Striking Similarities

I believe that it is important to look at all stories in order to unearth the truth of things. For this reason, I don’t stick to simply reading the so-called “approved” lore. I read English translations of Greek and Latin poems and myths. I read fairy/folk tales. I read Indian stories – I am interested in all of it. To be more accurate, I am interested in finding the common threads that run between. Because I think that the truth gets scattered, breaks apart, and certain forms of it lodge in different faiths.

In some faiths, the truth gets distorted until it can no longer be recognized as what it once was. I had a conversation with one of my Christian friends the other day, and we were discussing whether or not Hell was even mentioned in the Bible. Because even though I’m pagan/heathen (whatever the hell you want to label me), I have read the Bible. Like I said, I try to read everything I can that relates to spirituality in some way. I don’t try to put myself inside a box when I am doing my own exploration – I will put myself in a box to make it easier to explain to other people what I believe because it’s a lot easier to say “I’m pagan” than it is to explain that I am a pantheist, polytheist, animist, eclectic pagan who primarily follows the Norse gods.

Anyway, as we were discussing the fact that the Bible doesn’t mention Hell – seriously, we researched it to make sure we were remembering correctly – and what we found was that except for 1 or 2 instances, the word “Hell” was originally translated as “Hades.” And “Hades,” for those unaware, was the Greek underworld, and was synonymous with the word “grave.” So, why are so many Christians so adamant about not going to Hell? Because a truth – the word Hades/grave – has been distorted until it’s no longer recognizable as the truth it originated as.

And that truth is that everyone dies, that everyone goes to the grave – that is pretty much the sole way it is used throughout the entire Christian Bible. But try to mention that to any Christian (who isn’t liberally minded like my friend), and they will either laugh in your face or go on this long spiel about the fire-and-brimstone type of hell that (especially) Southern Baptists are so fond of.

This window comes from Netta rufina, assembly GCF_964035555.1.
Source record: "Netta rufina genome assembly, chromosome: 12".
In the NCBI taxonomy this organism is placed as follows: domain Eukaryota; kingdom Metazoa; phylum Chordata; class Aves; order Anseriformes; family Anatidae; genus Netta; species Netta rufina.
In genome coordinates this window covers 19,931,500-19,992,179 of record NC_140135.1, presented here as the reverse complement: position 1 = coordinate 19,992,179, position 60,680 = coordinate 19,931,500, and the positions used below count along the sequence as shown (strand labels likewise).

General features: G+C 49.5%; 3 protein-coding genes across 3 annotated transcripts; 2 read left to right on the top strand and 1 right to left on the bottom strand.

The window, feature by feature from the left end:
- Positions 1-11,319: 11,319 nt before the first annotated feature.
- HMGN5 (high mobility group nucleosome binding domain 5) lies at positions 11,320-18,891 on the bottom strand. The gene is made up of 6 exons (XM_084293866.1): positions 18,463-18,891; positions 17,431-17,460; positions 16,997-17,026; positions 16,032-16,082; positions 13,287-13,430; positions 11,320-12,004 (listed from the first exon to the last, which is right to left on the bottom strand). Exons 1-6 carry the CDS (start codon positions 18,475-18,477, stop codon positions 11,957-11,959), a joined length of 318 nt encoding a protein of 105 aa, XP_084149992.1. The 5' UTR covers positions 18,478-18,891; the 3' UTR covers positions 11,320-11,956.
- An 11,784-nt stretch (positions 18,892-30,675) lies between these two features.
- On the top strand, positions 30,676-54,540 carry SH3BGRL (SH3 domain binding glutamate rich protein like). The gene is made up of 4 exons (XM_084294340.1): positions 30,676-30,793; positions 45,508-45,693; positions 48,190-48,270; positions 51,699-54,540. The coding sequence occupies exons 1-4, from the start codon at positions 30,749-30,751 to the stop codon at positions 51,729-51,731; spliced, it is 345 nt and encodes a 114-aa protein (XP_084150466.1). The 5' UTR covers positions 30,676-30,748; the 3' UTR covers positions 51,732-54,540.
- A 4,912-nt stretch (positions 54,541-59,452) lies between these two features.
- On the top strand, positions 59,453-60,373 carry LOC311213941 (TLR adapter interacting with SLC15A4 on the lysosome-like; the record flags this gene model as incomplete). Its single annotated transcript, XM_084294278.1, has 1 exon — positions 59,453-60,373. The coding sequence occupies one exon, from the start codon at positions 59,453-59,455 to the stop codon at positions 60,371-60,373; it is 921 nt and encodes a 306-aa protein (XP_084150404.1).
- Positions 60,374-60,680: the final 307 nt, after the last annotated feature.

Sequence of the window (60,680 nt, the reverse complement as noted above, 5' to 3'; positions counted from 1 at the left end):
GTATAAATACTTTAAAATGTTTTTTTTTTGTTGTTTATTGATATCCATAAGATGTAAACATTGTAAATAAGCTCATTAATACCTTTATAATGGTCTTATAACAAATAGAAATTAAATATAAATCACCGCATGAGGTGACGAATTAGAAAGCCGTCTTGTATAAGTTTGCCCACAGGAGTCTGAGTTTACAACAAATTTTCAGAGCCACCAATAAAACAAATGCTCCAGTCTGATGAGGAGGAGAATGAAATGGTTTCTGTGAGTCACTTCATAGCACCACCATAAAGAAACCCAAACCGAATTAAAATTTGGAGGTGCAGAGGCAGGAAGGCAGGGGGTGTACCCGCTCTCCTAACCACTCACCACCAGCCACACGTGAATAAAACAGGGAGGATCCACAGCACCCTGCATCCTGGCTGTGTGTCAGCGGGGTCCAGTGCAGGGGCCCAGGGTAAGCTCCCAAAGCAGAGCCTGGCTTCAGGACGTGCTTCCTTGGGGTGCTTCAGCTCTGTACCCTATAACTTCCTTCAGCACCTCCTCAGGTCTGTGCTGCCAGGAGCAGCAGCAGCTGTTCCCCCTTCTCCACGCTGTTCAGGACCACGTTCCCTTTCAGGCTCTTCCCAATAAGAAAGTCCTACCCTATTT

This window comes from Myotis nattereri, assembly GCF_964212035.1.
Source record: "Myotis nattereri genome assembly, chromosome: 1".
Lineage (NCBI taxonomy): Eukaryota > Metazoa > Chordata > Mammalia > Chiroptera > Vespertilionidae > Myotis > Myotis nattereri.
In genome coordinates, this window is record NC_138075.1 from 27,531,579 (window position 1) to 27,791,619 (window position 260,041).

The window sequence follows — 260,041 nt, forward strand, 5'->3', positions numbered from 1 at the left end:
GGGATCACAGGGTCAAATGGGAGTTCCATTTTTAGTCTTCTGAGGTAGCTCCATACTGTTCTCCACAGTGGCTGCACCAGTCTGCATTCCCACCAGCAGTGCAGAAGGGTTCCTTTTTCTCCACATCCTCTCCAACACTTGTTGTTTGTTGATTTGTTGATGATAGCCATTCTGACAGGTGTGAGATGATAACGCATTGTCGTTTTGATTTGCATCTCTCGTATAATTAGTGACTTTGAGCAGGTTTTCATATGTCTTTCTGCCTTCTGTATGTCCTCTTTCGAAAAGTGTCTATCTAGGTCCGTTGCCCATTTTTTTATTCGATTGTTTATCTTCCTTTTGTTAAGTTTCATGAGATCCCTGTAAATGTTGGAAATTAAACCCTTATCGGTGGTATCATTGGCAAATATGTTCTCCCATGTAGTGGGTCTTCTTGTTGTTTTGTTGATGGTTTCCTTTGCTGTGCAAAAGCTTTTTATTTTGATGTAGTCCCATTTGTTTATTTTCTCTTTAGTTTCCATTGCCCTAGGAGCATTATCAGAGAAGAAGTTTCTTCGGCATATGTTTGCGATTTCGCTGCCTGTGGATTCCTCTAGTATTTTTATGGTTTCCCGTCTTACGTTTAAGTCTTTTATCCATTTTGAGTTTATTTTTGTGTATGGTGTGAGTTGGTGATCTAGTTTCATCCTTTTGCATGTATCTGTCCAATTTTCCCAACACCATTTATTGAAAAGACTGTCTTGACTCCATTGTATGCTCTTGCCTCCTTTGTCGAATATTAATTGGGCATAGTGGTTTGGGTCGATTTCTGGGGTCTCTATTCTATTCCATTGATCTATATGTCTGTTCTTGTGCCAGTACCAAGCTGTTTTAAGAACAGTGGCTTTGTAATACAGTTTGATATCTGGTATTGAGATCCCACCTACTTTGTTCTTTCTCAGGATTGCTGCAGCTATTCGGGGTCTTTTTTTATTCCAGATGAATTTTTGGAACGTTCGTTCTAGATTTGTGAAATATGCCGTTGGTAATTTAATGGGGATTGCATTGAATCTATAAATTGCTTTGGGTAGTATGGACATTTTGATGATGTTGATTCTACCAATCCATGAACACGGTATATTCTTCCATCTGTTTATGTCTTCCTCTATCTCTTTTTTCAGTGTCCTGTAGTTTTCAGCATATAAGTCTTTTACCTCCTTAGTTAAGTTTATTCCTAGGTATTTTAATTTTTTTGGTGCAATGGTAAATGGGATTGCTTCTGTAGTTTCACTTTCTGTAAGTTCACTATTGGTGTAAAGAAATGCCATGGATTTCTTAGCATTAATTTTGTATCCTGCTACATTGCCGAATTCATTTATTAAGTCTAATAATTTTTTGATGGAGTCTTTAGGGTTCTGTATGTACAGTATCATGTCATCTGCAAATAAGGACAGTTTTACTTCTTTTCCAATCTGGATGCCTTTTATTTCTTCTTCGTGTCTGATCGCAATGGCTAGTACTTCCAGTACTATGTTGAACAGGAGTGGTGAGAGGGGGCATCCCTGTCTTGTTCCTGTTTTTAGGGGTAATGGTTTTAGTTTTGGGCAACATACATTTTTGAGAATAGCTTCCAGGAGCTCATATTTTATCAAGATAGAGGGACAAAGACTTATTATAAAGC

But the Christian Bible isn’t the only place we can find bits of truths. Every faith has something in it that is accurate, and sometimes the similarities can be striking. In the Poetic Edda, in the Voluspo, the Seer details the creation of the world. Below, this is what the Latin Ovid had to say on the matter:

OF bodies chang’d to various forms, I sing:
Ye Gods, from whom these miracles did spring,
Inspire my numbers with coelestial heat;
‘Till I my long laborious work compleat:
And add perpetual tenour to my rhimes,
Deduc’d from Nature’s birth, to Caesar’s times.
The Creation of Before the seas, and this terrestrial ball,
the World And Heav’n’s high canopy, that covers all,
One was the face of Nature; if a face:
Rather a rude and indigested mass:
A lifeless lump, unfashion’d, and unfram’d,
Of jarring seeds; and justly Chaos nam’d.
No sun was lighted up, the world to view;
No moon did yet her blunted horns renew:
Nor yet was Earth suspended in the sky,
Nor pois’d, did on her own foundations lye:
Nor seas about the shores their arms had thrown;
But earth, and air, and water, were in one.
Thus air was void of light, and earth unstable,
And water’s dark abyss unnavigable.
No certain form on any was imprest;
All were confus’d, and each disturb’d the rest.
For hot and cold were in one body fixt;
And soft with hard, and light with heavy mixt.
But God, or Nature, while they thus contend,
To these intestine discords put an end:
Then earth from air, and seas from earth were driv’n,
And grosser air sunk from aetherial Heav’n.
Thus disembroil’d, they take their proper place;
The next of kin, contiguously embrace;
And foes are sunder’d, by a larger space.
The force of fire ascended first on high,
And took its dwelling in the vaulted sky:
Then air succeeds, in lightness next to fire;
Whose atoms from unactive earth retire.
Earth sinks beneath, and draws a num’rous throng
Of pondrous, thick, unwieldy seeds along.
About her coasts, unruly waters roar;
And rising, on a ridge, insult the shore.
Thus when the God, whatever God was he,
Had form’d the whole, and made the parts agree,
That no unequal portions might be found,
He moulded Earth into a spacious round:
Then with a breath, he gave the winds to blow;
And bad the congregated waters flow.
He adds the running springs, and standing lakes;
And bounding banks for winding rivers makes.
Some part, in Earth are swallow’d up, the most
In ample oceans, disembogu’d, are lost.
He shades the woods, the vallies he restrains
With rocky mountains, and extends the plains.
And as five zones th’ aetherial regions bind,
Five, correspondent, are to Earth assign’d:
The sun with rays, directly darting down,
Fires all beneath, and fries the middle zone:
The two beneath the distant poles, complain
Of endless winter, and perpetual rain.
Betwixt th’ extreams, two happier climates hold
The temper that partakes of hot, and cold.
The fields of liquid air, inclosing all,
Surround the compass of this earthly ball:
The lighter parts lye next the fires above;
The grosser near the watry surface move:
Thick clouds are spread, and storms engender there,
And thunder’s voice, which wretched mortals fear,
And winds that on their wings cold winter bear.
Nor were those blustring brethren left at large,
On seas, and shores, their fury to discharge:
Bound as they are, and circumscrib’d in place,
They rend the world, resistless, where they pass;
And mighty marks of mischief leave behind;
Such is the rage of their tempestuous kind.